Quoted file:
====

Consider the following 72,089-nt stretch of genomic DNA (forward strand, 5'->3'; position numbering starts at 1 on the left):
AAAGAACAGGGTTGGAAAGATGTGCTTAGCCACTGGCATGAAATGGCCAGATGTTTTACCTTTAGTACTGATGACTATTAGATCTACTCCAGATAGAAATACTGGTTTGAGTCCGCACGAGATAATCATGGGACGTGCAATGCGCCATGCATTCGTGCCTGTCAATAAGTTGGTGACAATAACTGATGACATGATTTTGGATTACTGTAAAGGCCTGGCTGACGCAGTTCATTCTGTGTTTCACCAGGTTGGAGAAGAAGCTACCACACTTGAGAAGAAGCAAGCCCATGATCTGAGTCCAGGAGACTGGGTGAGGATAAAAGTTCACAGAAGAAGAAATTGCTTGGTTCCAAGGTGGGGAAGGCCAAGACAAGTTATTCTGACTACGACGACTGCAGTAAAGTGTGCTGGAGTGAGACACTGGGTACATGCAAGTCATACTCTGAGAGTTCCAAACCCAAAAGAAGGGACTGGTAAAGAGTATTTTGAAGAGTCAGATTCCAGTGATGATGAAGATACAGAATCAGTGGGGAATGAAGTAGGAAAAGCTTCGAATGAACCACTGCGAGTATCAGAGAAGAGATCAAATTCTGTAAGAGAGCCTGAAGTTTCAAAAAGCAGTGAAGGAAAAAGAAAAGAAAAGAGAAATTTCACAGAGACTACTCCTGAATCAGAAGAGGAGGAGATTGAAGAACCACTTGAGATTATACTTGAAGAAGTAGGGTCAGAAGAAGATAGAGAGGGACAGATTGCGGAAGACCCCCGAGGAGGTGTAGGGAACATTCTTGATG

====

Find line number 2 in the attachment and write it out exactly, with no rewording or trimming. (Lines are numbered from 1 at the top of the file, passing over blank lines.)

AAAGAACAGGGTTGGAAAGATGTGCTTAGCCACTGGCATGAAATGGCCAGATGTTTTACCTTTAGTACTGATGACTATTAGATCTACTCCAGATAGAAATACTGGTTTGAGTCCGCACGAGATAATCATGGGACGTGCAATGCGCCATGCATTCGTGCCTGTCAATAAGTTGGTGACAATAACTGATGACATGATTTTGGATTACTGTAAAGGCCTGGCTGACGCAGTTCATTCTGTGTTTCACCAGGTTGGAGAAGAAGCTACCACACTTGAGAAGAAGCAAGCCCATGATCTGAGTCCAGGAGACTGGGTGAGGATAAAAGTTCACAGAAGAAGAAATTGCTTGGTTCCAAGGTGGGGAAGGCCAAGACAAGTTATTCTGACTACGACGACTGCAGTAAAGTGTGCTGGAGTGAGACACTGGGTACATGCAAGTCATACTCTGAGAGTTCCAAACCCAAAAGAAGGGACTGGTAAAGAGTATTTTGAAGAGTCAGATTCCAGTGATGATGAAGATACAGAATCAGTGGGGAATGAAGTAGGAAAAGCTTCGAATGAACCACTGCGAGTATCAGAGAAGAGATCAAATTCTGTAAGAGAGCCTGAAGTTTCAAAAAGCAGTGAAGGAAAAAGAAAAGAAAAGAGAAATTTCACAGAGACTACTCCTGAATCAGAAGAGGAGGAGATTGAAGAACCACTTGAGATTATACTTGAAGAAGTAGGGTCAGAAGAAGATAGAGAGGGACAGATTGCGGAAGACCCCCGAGGAGGTGTAGGGAACATTCTTGATG